And if for some reason you cannot move, then move your mind and explore its space. There you can travel as far as your imagination and sense of wonder allow; seeing sights and thinking thoughts that the able bodied may miss.



Review of Terry Eagleton’s, “The Meaning of Life”

The Meaning of Life: A Very Short Introduction

Terence Francis Eagleton (1943 – ) is a British literary theorist widely regarded as Britain’s most influential living literary critic. He currently serves as Distinguished Professor of English Literature at the University of Lancaster. Formerly he was Thomas Warton Professor of English Literature at the University of Oxford (1992–2001) and John Edward Taylor Professor of English Literature at the University of Manchester until 2008. His 2007 book, The Meaning of Life, begins with this perceptive comment:

If you were to ask what provides some meaning in life nowadays for a great many people, especially men, you could do worse than reply ‘football.’ Not many of them perhaps would be willing to admit as much; but sport stands in for all those noble causes—religious faith, national sovereignty, personal honor, ethnic identity—for which, over the centuries, people have been prepared to go to their deaths. It is sport, not religion, which is now the opium of the people.[i]

Eagleton continues by probing much deeper. He answers the question of the meaning of life without appealing to either gods or subjective meaning but to certain objective values in the natural world. He notes the false dichotomy of arguing that either there are gods that give meaning or life is meaningless:

The cosmos may not have been consciously designed and is almost certainly not struggling to say something, but it is not just chaotic, either. On the contrary, its underlying laws reveal a beauty, symmetry, and economy that are capable of moving scientists to tears. The idea that the world is either given meaning by God or is utterly random and absurd, is a false antithesis.[ii]

But he rejects the claims of postmodernists and constructivists who say the meaning of life is subjective—that life means whatever we say it means. “Meaning, to be sure, is something people do; but they do it in dialogue with a determinate world whose laws they did not invent, and if their meanings are to be valid, they must respect this world’s grain and texture.”[iii]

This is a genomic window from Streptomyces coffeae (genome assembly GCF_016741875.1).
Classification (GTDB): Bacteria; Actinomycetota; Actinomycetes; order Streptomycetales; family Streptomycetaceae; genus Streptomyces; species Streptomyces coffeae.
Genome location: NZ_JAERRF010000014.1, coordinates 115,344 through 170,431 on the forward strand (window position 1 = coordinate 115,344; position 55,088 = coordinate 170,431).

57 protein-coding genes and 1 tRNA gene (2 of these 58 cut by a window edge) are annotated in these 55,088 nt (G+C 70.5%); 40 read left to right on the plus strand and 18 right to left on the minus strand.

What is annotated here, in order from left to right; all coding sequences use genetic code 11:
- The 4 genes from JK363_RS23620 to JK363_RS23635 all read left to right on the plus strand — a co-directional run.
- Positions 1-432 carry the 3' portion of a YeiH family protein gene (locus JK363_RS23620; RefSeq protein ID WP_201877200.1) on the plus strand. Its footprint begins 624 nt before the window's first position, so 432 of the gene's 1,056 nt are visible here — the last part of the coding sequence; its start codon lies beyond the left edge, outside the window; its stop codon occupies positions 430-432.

When it comes time for Eagleton to answer his question he turns to the idea of happiness as the end and purpose of human life. “The meaning of life is not a solution to a problem, but a matter of living in a certain way. It is not metaphysical, but ethical.”[iv]But how should we act in order to achieve meaning and happiness? The key is to disconnect happiness from selfishness and ally it with a love of humanity—agapeistic love is the central notion of a meaningful life. When we support each other in this manner we find the key to our own fulfillment: “For love means creating for another the space in which he might flourish, at the same time as he does this for you. The fulfillment of each becomes the ground for the fulfillment of the other. When we realize our nature in this way, we are at our best.”[v]

In the end then happiness and love coincide. “If happiness is seen in the Aristotelian terms as the free flourishing of our faculties, and if love is the kind of reciprocity that allows this to happen, there is no final conflict between them.”[vi]Interestingly, true reciprocity is only possible among equals, so societies with great inequality are ultimately in nobody’s self-interest. Eagleton’s final metaphor compares the good and meaningful life to a jazz ensemble. The musicians improvise and do their own thing, but they also are inspired and cooperate with the other members to form a greater whole. The meaning of life consists of individuals collectively engaged in finding happiness through love and concern for each other. It turns out for Eagleton, as for Aristotle, that individual and collective well-being, happiness, and meaning are closely related.

[i] Terence Francis Eagleton, The Meaning of Life (Oxford: Oxford University Press, 2007), 45.

[ii] Eagleton, The Meaning of Life, 76-77.

[iii] Eagleton, The Meaning of Life, 124.

[iv] Eagleton, The Meaning of Life, 164.

[v] Eagleton, The Meaning of Life, 168.

[vi] Eagleton, The Meaning of Life, 168.

Summary of Triumphs of Experience: The Men of the Harvard Grant Study

A Harvard study followed 268 undergraduates from the classes of 1938-1940 for 75 years, regularly collecting data on various aspects of their lives. The findings were reported in this recent book by the Harvard psychiatrist George Vaillant.

Triumphs of Experience: The Men of the Harvard Grant Study

Here are five lessons from the study pertaining to a happy and meaningful life. First, the most important ingredient for meaning and happiness is loving relationships. Even individuals with successful careers and good physical health were not fulfilled without loving relationships. Second, money and power are small parts of a fulfilling life; they correlate poorly with happiness. Those most proud of their achievements are those most content in their work, not the ones who make the most money. Third, we can become happier in life as we proceed through it, despite how we started our lives. Fourth, connection with others and work is essential for joy; and this seems to be increasingly true as one ages. Finally, coping well with challenges makes you happier. The key is to replace narcissism with mature coping mechanisms like concerns for others and productive work.

Noteworthy is that these findings overlap almost perfectly with what Victor Frankl’s discovered about the meaningful life in his classic: Man’s Search for Meaning. Frankl says we find meaning through: 1) personal relationships, 2) productive work, and 3) by nobly enduring suffering. The only difference is that Frankl doesn’t talk specifically about money, although no doubt he would agree that it is of secondary concern. Also noteworthy is how the findings of Vaillant and Frankl agree with modern happiness research. Here are just a few of the excellent books whose social science research supports these basic findings.

The How of Happiness: A New Approach to Getting the Life You Want

Flourish: A Visionary New Understanding of Happiness and Well-being

Flow: The Psychology of Optimal Experience